last time round:
we ran a couple of workshops in June - one in London, one in Brighton. topics covered included:
- whether tweaking the money system would help us tackle the environmental crisis
- how banks create money out of nothing and why we let them
- why money works like a mirror (but you see what's going on in your head not on your face)
- how to stop money from getting in the way of what you want to do
you should come if:
you're trying to figure out how to align your work set-up with your money set-up. particularly if you are thinking of starting up a business, or have started up a business.
particularly if your priorities include any of these sorts of things:
* get paid for doing really creative work that feels satisfying.
* feel like 'the money bit' is the easiest part of the work you do
* tackle social and/or environmental problems, without feeling like 'the money' is pulling in a different direction
* work out how to incorporate money into a new style of working (because you're working in an emerging area or because you're switching careers)
or, if you have a particular burning question about money that you would like to tackle.
what we'd be doing in the workshop:
talking about how and why money works
peter'll introduce the fundamentals of the work he's been doing for the last 20-odd years (you can dig around his site to get the idea).
i'll talk a bit about what i've been working on over the last year (about how money, stories, nature, work and community relate to each other - and why that might be useful)
money set-up problem solving.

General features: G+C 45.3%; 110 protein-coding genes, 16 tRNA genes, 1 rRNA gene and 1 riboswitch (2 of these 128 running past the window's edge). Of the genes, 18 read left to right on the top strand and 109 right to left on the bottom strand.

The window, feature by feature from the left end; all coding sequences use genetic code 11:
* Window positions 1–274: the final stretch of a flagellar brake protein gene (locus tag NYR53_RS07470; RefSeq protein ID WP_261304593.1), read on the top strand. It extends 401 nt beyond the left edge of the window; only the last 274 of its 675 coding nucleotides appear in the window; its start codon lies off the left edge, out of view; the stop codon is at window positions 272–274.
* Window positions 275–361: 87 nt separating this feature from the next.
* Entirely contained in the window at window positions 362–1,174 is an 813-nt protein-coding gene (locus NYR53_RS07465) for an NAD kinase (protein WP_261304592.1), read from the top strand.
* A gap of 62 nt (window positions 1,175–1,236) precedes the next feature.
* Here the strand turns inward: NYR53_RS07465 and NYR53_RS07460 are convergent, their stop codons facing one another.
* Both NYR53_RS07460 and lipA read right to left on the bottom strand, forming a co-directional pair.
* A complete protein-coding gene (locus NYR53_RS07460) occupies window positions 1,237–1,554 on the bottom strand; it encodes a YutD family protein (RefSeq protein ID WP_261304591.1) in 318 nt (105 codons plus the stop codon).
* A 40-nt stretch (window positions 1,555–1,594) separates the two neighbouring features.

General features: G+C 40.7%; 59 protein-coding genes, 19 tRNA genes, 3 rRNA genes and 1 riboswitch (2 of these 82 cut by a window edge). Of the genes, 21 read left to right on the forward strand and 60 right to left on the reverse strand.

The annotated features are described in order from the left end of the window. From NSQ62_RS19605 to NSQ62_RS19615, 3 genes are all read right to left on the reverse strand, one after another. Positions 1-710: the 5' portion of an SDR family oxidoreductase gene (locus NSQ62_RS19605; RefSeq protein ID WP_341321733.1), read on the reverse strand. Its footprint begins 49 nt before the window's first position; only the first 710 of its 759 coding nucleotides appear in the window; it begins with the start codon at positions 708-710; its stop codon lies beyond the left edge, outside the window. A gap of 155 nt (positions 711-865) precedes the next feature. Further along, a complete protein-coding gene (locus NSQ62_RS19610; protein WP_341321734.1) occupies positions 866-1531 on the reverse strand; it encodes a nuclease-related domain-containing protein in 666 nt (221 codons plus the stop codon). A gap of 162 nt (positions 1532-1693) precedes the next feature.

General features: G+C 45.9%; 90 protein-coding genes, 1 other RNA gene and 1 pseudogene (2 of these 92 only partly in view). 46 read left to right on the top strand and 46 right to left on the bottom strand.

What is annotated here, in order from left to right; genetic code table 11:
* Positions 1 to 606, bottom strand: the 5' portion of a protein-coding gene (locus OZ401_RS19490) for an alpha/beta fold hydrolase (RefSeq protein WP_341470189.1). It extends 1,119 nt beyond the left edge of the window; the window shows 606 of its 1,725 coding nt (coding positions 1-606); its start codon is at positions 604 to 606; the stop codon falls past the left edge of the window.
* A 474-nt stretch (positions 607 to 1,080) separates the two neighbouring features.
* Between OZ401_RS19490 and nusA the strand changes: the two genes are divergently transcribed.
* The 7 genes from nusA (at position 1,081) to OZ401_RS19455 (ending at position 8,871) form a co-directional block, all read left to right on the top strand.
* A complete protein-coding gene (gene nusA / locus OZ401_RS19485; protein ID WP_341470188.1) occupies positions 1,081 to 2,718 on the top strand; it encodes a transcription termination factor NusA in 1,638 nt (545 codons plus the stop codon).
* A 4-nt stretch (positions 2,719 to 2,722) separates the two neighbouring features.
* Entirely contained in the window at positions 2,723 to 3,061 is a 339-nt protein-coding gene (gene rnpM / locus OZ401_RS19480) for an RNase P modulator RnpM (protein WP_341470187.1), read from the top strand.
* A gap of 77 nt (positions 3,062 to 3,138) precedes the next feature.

it's possible to get endlessly caught up in theories of money. harvard economist joseph schumpeter apparently spent 40 years working on one book about money...and then gave up.
so, we'll try to keep things practical and work through specific questions to do with money. in previous workshops, this has ranged from "why are meetings to talk about money more daunting than normal meetings" to "how do i incorporate money into my artistic practice without it corrupting it". if you have a specific question around money and work, this would be the time to bring it up.
near the workshop venue. together or separately.
there are a few specific money exercises that we may or may not do as part of the workshop. there's a great one based on 'the findhorn money game' (something like this: http://depts.washington.edu/eqhlth/pages/money_game.pdf )
another is working through a set of questions to compile a 'money biography'. this can be a lot more helpful than talking in the abstract (and you don't have to tell anyone else your answer).
probably going to the pub afterwards.
what you might get out of the workshop:
* next time someone says "we have to do this because of the money" or "we need to get the money so we can...", you might be able to say "that's not necessarily the case". and then come up with a great way of designing around seemingly insurmountable problems.
* you'll enjoy opening bills / filing tax returns / sending invoices / negotiating fees.
* you'll have some tools for designing creative/social/environmental/professional projects that incorporate money in inventive ways.
what people said after the last workshop:
"The workshop was great. it has been on my mind a lot since then, and do really think it was of benefit...The price was right, and it was a good day."
"I feel it's given me more confidence to continue or do more of the things I was doing already, which is good."
"It was immensely beneficial to partake in this workshop...for a
one-day format I think it covered a lot of ground and was a perfect seed
They also said they wanted to have some written documentation to take away, more practical exercises and a shorter introduction at the beginning of the day. So, it'll be more like that this time....
what it costs:
whatever you would like to pay.
(if you'd be more comfortable with a set fee, email me on firstname.lastname@example.org and I'll make one up.)
Added by charliedavies on November 21, 2007